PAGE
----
Citing two sources familiar with the situation who confirmed the agreement, the Daily News said Koplove is likely to wind up at Triple-A Lehigh Valley, but will have an invitation to be in Clearwater, Fla., with the Major League club for Spring Training.
Koplove spent last season in the Dodgers’ system, going 2-1 with a 3.46 ERA for Triple-A Las Vegas.
Last year, the Phils made a relatively unheralded bullpen move in signing Chad Durbin, and Durbin wound up being a key factor in Philadelphia’s run to a World Series title. Koplove, 32, has only seven Major League appearances since 2005, but has pitched 254 2/3 innings in his career. (H/T Phillies.com)
Well, I’ll wait until spring training to see if this guy will actually help the team or not. But, if he does, how the Dodgers let him out of their minor league system I’ll never know.
Final Countdown to the Playoffs: Game 9: Heading to Miami, planning to help finish the Marlins’ dream of reaching the playoffs.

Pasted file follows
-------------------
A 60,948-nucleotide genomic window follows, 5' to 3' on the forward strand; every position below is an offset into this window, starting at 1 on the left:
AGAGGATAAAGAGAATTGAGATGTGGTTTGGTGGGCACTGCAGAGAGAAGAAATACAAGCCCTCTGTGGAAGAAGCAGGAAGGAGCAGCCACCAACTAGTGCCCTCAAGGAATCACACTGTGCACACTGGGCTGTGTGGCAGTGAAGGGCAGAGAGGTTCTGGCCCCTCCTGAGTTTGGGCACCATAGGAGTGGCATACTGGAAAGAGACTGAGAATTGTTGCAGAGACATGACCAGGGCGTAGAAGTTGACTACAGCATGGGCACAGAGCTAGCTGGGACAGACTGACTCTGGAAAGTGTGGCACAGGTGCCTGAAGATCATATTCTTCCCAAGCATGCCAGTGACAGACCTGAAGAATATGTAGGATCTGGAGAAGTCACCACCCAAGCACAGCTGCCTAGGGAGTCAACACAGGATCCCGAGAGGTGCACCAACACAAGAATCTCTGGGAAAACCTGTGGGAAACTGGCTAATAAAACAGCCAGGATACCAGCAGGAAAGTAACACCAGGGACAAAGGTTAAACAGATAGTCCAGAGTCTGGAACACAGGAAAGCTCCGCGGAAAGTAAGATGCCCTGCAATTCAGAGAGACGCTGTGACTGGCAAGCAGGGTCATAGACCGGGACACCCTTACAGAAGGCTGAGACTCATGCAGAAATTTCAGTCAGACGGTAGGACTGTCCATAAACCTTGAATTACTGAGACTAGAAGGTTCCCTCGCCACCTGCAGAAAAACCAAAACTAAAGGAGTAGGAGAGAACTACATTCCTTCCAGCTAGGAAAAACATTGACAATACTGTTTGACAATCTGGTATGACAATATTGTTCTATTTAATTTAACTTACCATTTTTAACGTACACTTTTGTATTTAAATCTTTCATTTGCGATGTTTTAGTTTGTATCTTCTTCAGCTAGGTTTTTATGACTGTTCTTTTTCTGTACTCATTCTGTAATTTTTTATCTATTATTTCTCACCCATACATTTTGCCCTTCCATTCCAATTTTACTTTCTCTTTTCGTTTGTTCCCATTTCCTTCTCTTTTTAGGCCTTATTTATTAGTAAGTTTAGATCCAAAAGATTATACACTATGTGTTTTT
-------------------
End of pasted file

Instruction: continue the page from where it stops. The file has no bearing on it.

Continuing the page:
The Phillies (86-67) will played their final road games of 2008 as they get ready to face the third place Marlins (80-72) for three games in Miami. The first game of the series will be played at Dolphin Stadium tonight and will start at 7:10 pm Eastern. The Phillies’ starter will be Brett Myers (10-11, 4.06), who is coming off a complete game win over the sliding Brewers on September 14, as he gave up only one earned run on two hits, in the Phillies’ 6-1 win in the nightcap of a day/night doubleheader. Since coming back from his minor league assignment, Myers has been red hot, going 7-2, with two no-decisions in eleven starts, posting an ERA of 1.80. One of those two losts, sadly, came at the hands of the Marlins on September 10, as he went seven and a third innings, giving up four earned runs on eight hits, in the Phillies’ 7-3 lost. The numbers are deceptive, though, as Myers controlled the fish for the first six innings, giving up just three runs in those innings, but getting little, if any, runs support from the Phillies’ bat, especially after they had tied up the game in the fifth. Myers will be looking to even his overall season record and for his eighth win since his return, while hoping that the Phillies will this time give him some very early runs support against the fish. The Marlins will counter with Josh Johnson (5-1, 3.30), who is coming off a win against the Nationals on September 13, as he went six innings, giving up two earned runs on six hits, in the Marlins’ 4-2 win. In his previous start against the Phillies on August 5 he picked up a win as he went six innings, giving up no runs on five hits, in the Marlins’ 8-2 win. He will be trying to extend the Marlins’ eight games winning streak while hoping to snap the Phillies’ seven games winning streak.